The main vehicle for the international response is the ACT-Accelerator (ACT-A) COVID-19 Oxygen Emergency Taskforce, expertly chaired by Unitaid, which has built a system to help LMICs prevent oxygen shortages. To date, the Taskforce has delivered almost $1 billion – including $560 million from the Global Fund alone – to LMIC governments and their United Nations and NGO partners. This money has been spent on liquid oxygen, pressure swing absorption oxygen-generating plants, mobile oxygen concentrators, oxygen therapies, and the workforce needed to install, operate, and maintain the equipment.
This funding has helped more than 100 countries, mostly in Africa and Asia. But there are still LMICs struggling to provide oxygen, so the Taskforce has asked for another $1 billion in 2022. US President Joe Biden’s Second Global COVID-19 Summit this week also will emphasize the issue with an appeal to governments, companies, and philanthropies to do more.
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The case to make to donors is clear. There is a moral obligation to treat COVID patients and to flatten the pandemic death curve once and for all. Investments in oxygen will serve that goal and also save lives in the future. Not only is oxygen an essential treatment for almost all of the health conditions targeted by the UN Sustainable Development Goals; it is also a critical pillar of effective pandemic preparedness and response (PPR).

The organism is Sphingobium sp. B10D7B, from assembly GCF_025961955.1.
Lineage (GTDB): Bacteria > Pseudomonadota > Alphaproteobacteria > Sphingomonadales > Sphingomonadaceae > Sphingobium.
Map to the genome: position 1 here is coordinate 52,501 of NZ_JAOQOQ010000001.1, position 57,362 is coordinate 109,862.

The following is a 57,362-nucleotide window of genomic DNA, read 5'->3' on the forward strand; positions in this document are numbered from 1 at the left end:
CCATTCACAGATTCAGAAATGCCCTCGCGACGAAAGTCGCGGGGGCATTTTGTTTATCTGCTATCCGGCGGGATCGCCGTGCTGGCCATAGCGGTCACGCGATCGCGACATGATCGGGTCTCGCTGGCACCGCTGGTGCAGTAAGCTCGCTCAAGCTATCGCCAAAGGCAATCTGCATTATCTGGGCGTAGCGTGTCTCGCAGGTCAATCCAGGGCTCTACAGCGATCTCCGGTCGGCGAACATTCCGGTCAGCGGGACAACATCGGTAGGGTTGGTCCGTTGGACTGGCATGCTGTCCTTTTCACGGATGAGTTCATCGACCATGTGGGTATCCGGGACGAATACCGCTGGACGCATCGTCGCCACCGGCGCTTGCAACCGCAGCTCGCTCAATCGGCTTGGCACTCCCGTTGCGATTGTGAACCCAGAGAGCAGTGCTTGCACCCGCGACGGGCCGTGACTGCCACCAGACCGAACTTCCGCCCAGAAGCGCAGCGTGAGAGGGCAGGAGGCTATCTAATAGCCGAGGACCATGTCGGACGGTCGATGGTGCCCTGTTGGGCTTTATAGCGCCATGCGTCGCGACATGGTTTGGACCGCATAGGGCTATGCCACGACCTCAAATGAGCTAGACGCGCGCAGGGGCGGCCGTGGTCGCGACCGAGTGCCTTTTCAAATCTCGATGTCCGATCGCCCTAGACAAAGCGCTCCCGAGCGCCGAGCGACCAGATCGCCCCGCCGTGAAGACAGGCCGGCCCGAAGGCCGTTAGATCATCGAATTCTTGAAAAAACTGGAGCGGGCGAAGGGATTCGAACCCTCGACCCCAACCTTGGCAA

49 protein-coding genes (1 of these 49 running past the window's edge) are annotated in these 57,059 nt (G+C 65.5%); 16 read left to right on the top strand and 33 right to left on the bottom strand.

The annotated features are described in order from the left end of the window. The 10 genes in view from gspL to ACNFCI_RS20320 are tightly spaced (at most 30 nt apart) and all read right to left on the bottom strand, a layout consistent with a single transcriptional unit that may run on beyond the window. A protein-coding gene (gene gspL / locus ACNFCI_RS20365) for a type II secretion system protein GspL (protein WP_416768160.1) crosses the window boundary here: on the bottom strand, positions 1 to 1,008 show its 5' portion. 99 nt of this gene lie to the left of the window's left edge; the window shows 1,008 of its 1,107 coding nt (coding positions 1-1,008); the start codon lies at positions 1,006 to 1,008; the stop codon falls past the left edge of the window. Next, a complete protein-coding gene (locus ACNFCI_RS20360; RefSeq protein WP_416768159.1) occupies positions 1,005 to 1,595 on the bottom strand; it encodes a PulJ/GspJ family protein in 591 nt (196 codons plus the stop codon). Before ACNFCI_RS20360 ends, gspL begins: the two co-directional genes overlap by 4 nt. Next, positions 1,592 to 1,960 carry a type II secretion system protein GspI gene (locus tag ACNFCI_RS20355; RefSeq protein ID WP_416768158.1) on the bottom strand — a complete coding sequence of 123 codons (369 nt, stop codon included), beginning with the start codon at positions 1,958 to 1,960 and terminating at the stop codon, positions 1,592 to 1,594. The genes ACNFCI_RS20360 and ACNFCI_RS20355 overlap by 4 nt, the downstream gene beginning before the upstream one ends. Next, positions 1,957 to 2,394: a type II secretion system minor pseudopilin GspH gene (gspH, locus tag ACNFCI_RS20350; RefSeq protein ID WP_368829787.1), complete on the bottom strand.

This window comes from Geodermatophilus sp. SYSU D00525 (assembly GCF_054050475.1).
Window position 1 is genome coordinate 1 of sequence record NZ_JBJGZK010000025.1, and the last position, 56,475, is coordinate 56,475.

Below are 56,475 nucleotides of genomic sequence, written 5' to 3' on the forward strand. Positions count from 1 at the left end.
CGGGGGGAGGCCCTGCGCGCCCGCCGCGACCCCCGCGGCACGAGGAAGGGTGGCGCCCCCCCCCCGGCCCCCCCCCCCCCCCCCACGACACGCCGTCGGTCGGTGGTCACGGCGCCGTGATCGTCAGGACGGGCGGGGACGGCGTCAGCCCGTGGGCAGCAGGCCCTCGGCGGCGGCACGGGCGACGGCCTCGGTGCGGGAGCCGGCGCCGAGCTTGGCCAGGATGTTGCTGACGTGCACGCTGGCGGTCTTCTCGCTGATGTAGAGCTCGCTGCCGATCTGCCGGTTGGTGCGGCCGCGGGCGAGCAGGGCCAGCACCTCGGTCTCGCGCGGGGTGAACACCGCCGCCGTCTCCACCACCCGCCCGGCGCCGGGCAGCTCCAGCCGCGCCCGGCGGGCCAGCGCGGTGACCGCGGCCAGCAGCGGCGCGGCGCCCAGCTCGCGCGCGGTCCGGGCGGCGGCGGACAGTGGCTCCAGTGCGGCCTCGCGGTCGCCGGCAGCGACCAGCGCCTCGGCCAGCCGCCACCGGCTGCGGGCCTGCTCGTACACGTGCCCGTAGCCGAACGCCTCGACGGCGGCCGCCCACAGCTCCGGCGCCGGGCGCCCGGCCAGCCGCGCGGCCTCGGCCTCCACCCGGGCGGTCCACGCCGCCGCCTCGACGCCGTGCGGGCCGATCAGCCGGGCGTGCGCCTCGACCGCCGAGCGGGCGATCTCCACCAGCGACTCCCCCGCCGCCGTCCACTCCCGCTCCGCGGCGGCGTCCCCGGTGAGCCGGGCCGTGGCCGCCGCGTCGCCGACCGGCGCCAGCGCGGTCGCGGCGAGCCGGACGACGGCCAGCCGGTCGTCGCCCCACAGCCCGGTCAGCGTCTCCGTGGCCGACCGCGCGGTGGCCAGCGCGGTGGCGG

As the world pivots to long-term COVID management, oxygen production and distribution systems will need to be embedded in global health infrastructure. International organizations with mandates to improve newborn and child survival, infectious- and chronic-disease management, and PPR all have a stake in access to oxygen. These agencies should formalize their nascent ACT-A oxygen partnership by transforming it into a Global Oxygen Alliance with a mandate extending to 2030 (to align with the SDGs), and with a membership broadened to include international agencies focused on chronic diseases.
There are five components to a successful alliance to close the oxygen access gap. First, LMIC governments and the national institutions responsible for providing medical oxygen need to take the lead. Ideally, they would be guided by politically endorsed national plans for oxygen access, with governments financing the effort as part of their health budgets.